With his new album, The Both, Seattle roots musician Eli West explores a compelling duality that existed within his own ancestral line. His two grandfathers, in spite of very different backgrounds, are now forever linked, not only by family but by West’s unique musical concept, which forms a cohesive whole out of two halves that would otherwise seem diametrically opposed to one another.
Of West’s two grandfathers, one was a decorated WWII prisoner of war, the other a Brethren preacher and peace advocate (who founded the organization Heifer International). Although the songs are not specifically inspired by either of his ancestors, throughout The Both, West paints a musical portrait that is steeped in their history and tradition but at the same time is also refreshingly modern.
West presents the first half of the album in a more traditional setting, spare instrumentation with harmony vocals contributed by Appalachian singer-songwriter Dori Freeman, who also contributed an original song, “If I Could Make You My Own,” to the LP. The second half of the record is built on instrumental variations of the songs, with most of those tracks featuring another notable Seattle musician, jazz guitar great Bill Frisell.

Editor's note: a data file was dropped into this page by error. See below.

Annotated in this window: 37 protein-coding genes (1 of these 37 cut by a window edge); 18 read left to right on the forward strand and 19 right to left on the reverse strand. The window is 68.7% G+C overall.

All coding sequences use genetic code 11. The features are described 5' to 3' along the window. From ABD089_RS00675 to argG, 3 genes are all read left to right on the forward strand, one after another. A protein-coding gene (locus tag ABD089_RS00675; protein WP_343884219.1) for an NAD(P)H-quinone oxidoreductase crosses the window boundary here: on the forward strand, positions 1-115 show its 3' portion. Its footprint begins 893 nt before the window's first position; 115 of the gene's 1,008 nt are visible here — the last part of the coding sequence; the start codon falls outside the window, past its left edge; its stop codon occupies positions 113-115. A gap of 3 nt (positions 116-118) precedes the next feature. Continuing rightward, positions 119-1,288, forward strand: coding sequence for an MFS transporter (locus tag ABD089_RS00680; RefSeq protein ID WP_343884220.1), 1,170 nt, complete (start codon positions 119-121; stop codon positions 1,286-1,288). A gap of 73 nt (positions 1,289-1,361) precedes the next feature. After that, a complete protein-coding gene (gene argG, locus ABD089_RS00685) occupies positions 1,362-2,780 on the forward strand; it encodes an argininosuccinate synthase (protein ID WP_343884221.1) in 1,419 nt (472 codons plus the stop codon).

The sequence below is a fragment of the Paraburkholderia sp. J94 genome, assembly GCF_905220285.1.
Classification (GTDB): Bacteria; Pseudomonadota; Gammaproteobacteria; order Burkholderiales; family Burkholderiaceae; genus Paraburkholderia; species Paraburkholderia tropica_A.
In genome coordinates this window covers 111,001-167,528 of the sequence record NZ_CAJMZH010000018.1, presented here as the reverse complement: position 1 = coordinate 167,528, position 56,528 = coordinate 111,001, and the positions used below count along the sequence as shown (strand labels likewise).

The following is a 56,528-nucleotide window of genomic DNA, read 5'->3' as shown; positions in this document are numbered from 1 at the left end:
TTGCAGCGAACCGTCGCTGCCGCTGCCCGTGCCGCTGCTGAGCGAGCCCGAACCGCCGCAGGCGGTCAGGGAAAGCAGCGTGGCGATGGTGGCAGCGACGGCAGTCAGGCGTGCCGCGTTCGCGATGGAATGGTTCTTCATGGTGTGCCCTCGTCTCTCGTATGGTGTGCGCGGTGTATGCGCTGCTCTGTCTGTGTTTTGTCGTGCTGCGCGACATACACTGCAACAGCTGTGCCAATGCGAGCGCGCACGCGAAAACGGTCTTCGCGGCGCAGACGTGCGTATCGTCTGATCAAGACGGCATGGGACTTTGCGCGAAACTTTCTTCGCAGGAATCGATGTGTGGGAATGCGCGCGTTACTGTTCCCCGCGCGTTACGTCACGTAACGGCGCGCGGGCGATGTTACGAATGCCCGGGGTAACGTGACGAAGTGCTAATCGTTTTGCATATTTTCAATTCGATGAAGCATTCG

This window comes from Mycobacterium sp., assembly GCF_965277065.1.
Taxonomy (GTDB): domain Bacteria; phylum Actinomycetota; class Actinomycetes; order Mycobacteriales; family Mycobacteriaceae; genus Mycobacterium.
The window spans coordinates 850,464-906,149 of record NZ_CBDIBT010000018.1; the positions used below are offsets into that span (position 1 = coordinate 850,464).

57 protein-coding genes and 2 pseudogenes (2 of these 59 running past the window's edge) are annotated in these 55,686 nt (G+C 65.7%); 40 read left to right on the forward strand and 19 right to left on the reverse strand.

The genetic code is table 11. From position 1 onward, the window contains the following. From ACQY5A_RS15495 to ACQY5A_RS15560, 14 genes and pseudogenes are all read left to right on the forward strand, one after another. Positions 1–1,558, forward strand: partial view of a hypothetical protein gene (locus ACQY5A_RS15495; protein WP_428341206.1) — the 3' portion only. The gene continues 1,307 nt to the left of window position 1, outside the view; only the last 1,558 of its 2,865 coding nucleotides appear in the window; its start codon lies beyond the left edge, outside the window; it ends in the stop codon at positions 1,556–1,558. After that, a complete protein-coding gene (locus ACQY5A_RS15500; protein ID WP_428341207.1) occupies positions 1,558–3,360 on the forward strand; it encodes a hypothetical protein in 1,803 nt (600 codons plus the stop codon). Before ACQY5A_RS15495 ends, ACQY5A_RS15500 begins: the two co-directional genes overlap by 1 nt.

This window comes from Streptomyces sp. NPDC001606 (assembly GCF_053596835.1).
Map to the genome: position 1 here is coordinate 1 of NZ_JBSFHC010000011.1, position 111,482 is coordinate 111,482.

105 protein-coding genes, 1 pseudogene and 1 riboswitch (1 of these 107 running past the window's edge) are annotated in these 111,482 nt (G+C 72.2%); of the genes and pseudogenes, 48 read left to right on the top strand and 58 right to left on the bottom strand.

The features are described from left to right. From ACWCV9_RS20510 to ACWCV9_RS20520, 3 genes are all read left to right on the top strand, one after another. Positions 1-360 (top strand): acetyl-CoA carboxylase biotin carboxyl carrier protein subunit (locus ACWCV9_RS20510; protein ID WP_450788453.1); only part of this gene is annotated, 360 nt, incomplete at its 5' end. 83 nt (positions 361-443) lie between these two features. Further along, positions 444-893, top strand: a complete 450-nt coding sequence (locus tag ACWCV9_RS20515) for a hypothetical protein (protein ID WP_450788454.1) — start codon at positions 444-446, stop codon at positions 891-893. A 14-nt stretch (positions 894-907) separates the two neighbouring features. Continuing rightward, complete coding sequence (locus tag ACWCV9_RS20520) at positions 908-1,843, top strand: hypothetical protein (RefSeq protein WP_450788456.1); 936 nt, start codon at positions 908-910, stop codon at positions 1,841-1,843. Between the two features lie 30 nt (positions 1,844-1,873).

The LP opens with West and Freeman singing the Carter Family’s plaintive “Give Me Your Love and I’ll Give You Mine” (listen below), and the second half of the record showcases West and Frisell (above), who recorded in Seattle’s Sage Studios, as they intertwine their respective folk and jazz traditions to create a uniquely musical conversation on that same song.
“‘Give Me Your Love and I’ll Give You Mine’ is a Carter Family staple,” West tells Rolling Stone Country. “I was thrilled to record it first a cappella with Dori Freeman. There was then a comfortable space in the original take for Bill Frisell to occupy a third part with guitar, at times the space of a third voice. Playing with Frisell is so intuitive. An electric guitar duet sounds pretty odd initially, but I tuned down to a baritone drop B to make more space and create contrast. We then had a simple conversation, playing off any interruptions as a pivot for something new.”
Another highlight of the album is a pair of covers of the classic 1973 Waylon Jennings-Billy Joe Shaver tune, “You Ask Me To,” the instrumental version of which is given a zippy guitar-and-fiddle-tune treatment. Ultimately, The Both is a tribute to the paradox of his two very different grandfathers, both of whom, in their own way, shaped the person – and musician – West has become.
“Both were pursuing their own version of a good life,” he says. “And both succeeded.”
West, who often performs in a duo with singer and multi-instrumentalist Cahalen Morrison, will soon join the acclaimed Sarah Jarosz trio on tour. The Both is available now. More information on the LP can be found here.